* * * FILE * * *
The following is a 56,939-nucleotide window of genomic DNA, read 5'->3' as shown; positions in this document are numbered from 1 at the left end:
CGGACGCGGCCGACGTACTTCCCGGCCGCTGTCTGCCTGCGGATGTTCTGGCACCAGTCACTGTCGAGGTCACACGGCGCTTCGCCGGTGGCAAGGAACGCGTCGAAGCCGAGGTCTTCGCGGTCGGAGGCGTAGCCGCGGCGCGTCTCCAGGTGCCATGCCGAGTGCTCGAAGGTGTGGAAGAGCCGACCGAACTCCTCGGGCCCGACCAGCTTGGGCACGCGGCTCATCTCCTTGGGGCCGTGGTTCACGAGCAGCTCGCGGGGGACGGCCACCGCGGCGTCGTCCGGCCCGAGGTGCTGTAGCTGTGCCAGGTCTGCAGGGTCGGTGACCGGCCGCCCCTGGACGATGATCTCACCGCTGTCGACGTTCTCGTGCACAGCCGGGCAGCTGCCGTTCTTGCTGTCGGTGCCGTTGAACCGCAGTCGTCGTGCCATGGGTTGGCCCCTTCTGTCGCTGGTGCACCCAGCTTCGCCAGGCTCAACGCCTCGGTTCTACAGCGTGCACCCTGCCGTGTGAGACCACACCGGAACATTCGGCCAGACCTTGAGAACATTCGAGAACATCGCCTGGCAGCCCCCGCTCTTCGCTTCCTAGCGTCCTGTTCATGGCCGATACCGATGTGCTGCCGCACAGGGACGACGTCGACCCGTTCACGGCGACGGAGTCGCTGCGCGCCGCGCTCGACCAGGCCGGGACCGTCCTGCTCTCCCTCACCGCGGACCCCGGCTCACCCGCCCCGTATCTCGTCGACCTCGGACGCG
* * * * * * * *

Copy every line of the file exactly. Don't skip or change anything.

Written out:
The following is a 56,939-nucleotide window of genomic DNA, read 5'->3' as shown; positions in this document are numbered from 1 at the left end:
CGGACGCGGCCGACGTACTTCCCGGCCGCTGTCTGCCTGCGGATGTTCTGGCACCAGTCACTGTCGAGGTCACACGGCGCTTCGCCGGTGGCAAGGAACGCGTCGAAGCCGAGGTCTTCGCGGTCGGAGGCGTAGCCGCGGCGCGTCTCCAGGTGCCATGCCGAGTGCTCGAAGGTGTGGAAGAGCCGACCGAACTCCTCGGGCCCGACCAGCTTGGGCACGCGGCTCATCTCCTTGGGGCCGTGGTTCACGAGCAGCTCGCGGGGGACGGCCACCGCGGCGTCGTCCGGCCCGAGGTGCTGTAGCTGTGCCAGGTCTGCAGGGTCGGTGACCGGCCGCCCCTGGACGATGATCTCACCGCTGTCGACGTTCTCGTGCACAGCCGGGCAGCTGCCGTTCTTGCTGTCGGTGCCGTTGAACCGCAGTCGTCGTGCCATGGGTTGGCCCCTTCTGTCGCTGGTGCACCCAGCTTCGCCAGGCTCAACGCCTCGGTTCTACAGCGTGCACCCTGCCGTGTGAGACCACACCGGAACATTCGGCCAGACCTTGAGAACATTCGAGAACATCGCCTGGCAGCCCCCGCTCTTCGCTTCCTAGCGTCCTGTTCATGGCCGATACCGATGTGCTGCCGCACAGGGACGACGTCGACCCGTTCACGGCGACGGAGTCGCTGCGCGCCGCGCTCGACCAGGCCGGGACCGTCCTGCTCTCCCTCACCGCGGACCCCGGCTCACCCGCCCCGTATCTCGTCGACCTCGGACGCG